Thursday, April 10, 2014

The Real Noah Story (Part 1)





In my film review of Noah (http://thatguywiththeglasses.com/blogs/latest/entry/the-cinema-goer-qnoahq-review), I mentioned that the Creator was only "tangentially connected to the Christian God of the Bible".  Thinking back, I realize this was an understatement, as the god pictured in Aronofsky's opus has more in common with the God of Deism, a blind watchmaker, who might speak from time to time but overall leaves humanity with little in the way of directions.  This is certainly true of Noah's plight in Aronofsky's film, after the initial vision Noah is more or less blindfolded as to God's intentions once the Ark has set sail, so much so that Noah believes for no reason apart from the weather that God wishes him to commit infanticide on Shem's twin daughters,
and for his whole family to commit suicide once they reach land.  Noah's belief in the film is more akin to Greek mythology, describing the kind of gods that communicate ambiguously through natural weather events and demand instant appeasement.  A cruel, capricious God who acts against his own just Law is not our Heavenly Father who is holy, righteous and pure and has issued the command throughout the generations not to commit murder.  In actuality the triune God gave clear, concise and direct commands for Noah to follow, as described in Genesis 6 and 7:

Genesis 6: 9-21

These are the generations of Noah. Noah was a righteous man, blameless in his generation. Noah walked with God. And Noah had three sons, Shem, Ham, and Japheth.
 
Now the earth was corrupt in God's sight, and the earth was filled with violence. And God saw the earth, and behold, it was corrupt, for all flesh had corrupted their way on the earth. And God said to Noah, “I have determined to make an end of all flesh, for the earth is filled with violence through them. Behold, I will destroy them with the earth. Make yourself an ark of gopher wood. Make rooms in the ark, and cover it inside and out with pitch. This is how you are to make it: the length of the ark 300 cubits, its breadth 50 cubits, and its height 30 cubits. Make a roof for the ark, and finish it to a cubit above, and set the door of the ark in its side. Make it with lower, second, and third decks. For behold, I will bring a flood of waters upon the earth to destroy all flesh in which is the breath of life under heaven. Everything that is on the earth shall die. But I will establish my covenant with you, and you shall come into the ark, you, your sons, your wife, and your sons' wives with you. And of every living thing of all flesh, you shall bring two of every sort into the ark to keep them alive with you. They shall be male and female. Of the birds according to their kinds, and of the animals according to their kinds, of every creeping thing of the ground, according to its kind, two of every sort shall come in to you to keep them alive. Also take with you every sort of food that is eaten, and store it up. It shall serve as food for you and for them.” Noah did this; he did all that God commanded him.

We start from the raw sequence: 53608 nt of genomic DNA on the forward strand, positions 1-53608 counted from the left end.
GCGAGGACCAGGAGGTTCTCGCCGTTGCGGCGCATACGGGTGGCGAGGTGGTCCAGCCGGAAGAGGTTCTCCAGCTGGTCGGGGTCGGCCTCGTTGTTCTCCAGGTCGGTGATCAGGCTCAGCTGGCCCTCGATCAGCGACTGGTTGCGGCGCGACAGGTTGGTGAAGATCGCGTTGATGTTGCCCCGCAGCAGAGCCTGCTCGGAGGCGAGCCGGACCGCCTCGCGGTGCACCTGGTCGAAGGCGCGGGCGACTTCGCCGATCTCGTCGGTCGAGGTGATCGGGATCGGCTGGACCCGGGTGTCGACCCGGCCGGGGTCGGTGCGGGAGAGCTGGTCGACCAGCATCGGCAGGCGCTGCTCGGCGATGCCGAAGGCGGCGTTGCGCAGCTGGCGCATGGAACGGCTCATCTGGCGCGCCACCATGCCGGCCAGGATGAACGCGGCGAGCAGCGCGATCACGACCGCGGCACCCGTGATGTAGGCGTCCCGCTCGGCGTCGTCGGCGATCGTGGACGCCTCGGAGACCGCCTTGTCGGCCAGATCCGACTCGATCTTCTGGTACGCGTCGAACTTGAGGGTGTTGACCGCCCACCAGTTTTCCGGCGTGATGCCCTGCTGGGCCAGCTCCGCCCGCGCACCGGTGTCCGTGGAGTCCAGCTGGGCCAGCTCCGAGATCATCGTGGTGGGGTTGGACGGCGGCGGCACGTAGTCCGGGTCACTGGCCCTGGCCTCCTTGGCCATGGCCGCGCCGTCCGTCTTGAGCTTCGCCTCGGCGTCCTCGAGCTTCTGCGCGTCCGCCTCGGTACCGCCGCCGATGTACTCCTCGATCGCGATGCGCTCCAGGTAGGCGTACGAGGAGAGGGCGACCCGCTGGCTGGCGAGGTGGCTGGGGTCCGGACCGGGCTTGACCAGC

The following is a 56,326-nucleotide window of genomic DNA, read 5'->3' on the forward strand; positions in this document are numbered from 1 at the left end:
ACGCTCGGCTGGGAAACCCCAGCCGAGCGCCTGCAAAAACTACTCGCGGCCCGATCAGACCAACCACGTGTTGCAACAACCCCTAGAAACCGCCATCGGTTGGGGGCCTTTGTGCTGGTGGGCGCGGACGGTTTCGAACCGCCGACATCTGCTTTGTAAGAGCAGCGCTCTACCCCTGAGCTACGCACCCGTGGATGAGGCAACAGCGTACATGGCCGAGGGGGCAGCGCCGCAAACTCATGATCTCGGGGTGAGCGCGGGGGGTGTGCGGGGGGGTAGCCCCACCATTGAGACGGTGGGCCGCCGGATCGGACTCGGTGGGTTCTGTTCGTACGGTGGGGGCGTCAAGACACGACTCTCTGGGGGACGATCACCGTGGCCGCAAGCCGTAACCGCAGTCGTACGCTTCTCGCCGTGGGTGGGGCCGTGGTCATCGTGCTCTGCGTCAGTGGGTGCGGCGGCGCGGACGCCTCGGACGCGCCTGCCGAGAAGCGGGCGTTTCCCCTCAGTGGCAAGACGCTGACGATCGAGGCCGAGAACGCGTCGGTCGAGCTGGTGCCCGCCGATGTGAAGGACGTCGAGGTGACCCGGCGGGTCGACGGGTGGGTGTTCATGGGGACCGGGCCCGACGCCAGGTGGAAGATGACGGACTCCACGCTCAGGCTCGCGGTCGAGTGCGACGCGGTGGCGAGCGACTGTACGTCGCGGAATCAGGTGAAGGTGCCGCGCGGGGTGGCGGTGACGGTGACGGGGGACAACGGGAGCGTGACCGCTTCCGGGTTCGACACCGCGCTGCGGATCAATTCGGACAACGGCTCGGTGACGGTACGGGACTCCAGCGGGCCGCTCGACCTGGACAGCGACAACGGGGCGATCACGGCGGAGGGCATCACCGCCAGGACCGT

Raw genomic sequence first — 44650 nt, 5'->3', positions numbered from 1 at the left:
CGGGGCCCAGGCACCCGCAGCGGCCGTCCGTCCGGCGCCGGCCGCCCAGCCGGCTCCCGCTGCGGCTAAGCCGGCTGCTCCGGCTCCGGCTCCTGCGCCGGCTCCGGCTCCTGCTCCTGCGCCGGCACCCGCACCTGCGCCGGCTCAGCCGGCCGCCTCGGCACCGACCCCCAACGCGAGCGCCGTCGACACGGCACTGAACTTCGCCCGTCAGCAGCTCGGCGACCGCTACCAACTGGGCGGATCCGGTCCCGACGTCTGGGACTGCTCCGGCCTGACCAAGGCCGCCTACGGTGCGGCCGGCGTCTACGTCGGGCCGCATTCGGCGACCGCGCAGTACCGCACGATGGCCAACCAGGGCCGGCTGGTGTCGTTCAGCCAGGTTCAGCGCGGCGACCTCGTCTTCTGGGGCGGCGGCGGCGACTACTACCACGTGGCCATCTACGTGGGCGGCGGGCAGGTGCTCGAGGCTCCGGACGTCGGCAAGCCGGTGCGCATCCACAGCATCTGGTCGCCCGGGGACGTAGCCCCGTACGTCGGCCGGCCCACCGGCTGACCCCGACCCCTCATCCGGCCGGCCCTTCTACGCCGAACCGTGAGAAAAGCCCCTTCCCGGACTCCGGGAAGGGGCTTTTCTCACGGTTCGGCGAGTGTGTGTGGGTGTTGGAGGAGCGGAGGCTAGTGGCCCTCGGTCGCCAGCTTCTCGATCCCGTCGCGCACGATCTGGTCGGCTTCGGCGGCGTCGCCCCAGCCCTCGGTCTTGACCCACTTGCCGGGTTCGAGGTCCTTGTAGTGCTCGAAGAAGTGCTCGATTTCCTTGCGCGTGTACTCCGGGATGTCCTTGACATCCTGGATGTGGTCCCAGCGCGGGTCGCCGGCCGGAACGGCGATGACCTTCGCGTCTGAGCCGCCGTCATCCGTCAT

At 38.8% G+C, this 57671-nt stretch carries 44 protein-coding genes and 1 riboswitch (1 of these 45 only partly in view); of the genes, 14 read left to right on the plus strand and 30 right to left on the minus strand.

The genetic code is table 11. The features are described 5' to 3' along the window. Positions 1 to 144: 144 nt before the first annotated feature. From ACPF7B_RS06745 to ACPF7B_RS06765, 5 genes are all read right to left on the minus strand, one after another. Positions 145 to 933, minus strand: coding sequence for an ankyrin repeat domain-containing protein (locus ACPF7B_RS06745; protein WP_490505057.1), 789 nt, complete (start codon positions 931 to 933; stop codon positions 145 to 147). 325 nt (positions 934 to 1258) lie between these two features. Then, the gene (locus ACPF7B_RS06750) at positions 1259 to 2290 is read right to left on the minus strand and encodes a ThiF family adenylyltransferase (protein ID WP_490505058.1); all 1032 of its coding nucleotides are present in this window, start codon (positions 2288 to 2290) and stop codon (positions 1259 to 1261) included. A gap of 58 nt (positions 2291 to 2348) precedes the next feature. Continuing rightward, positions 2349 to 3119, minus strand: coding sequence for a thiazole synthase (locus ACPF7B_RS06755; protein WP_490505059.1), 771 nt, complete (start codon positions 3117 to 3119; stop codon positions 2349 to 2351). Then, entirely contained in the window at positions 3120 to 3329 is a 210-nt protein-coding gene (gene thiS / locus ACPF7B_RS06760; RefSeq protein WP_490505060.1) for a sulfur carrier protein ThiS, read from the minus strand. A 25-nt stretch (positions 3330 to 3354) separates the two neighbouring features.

As shown by these verses, God established a covenant with Noah, having declared him and his household to be "righteous before [God] in [his] generation" (Genesis 7:1), out of God's sheer mercy and grace.  Therefore Noah and his family were not to be destroyed along with the "wickedness of men", as the film suggests (Genesis 5: 5).  Part of the Noahic covenant was God's command to Noah and his family to "go out from the ark", and to "be fruitful and multiply on the earth" (Genesis 8: 16, 17). In return God promised them salvation in the shape of the ark, and his enduring promise that "never again shall all flesh be cut off by the waters of the flood, and never again shall there be a flood to destroy the earth" (Genesis 9:11). Noah and his family were left in no doubt as to God's wishes within that covenant, and Noah was certainly not left to decide for himself who lived and who died,  as God commanded that "two of all flesh", male and female", should enter the ark.  These included every living creature but also Noah and his wife, his sons and their wives (yes Mr. Aronofsky, Noah's sons HAD WIVES!!!), who were saved not as New Age environmentalists to begin over again (God isn't against industrialization by the way) as the film suggests, but that they might receive God's blessings, and that they would worship him in spirit and truth for all he had done for them by his acts of grace.

In Part 2 I will move away from the film somewhat, and talk in terms of typology, relating Noah's story to our covenantal relationship in Christ which will become keenly clear to us
as we move into Holy Week.

In the meantime....

Thank you heavenly Father that you are not absent from us, but that you have spoken to us clearly through your Word, and that you continue to speak through the words of your Son, through whom you have purchased salvation for us by the shedding of his blood, now
and forever.

In the name of Christ.  Amen.

No comments:

Post a Comment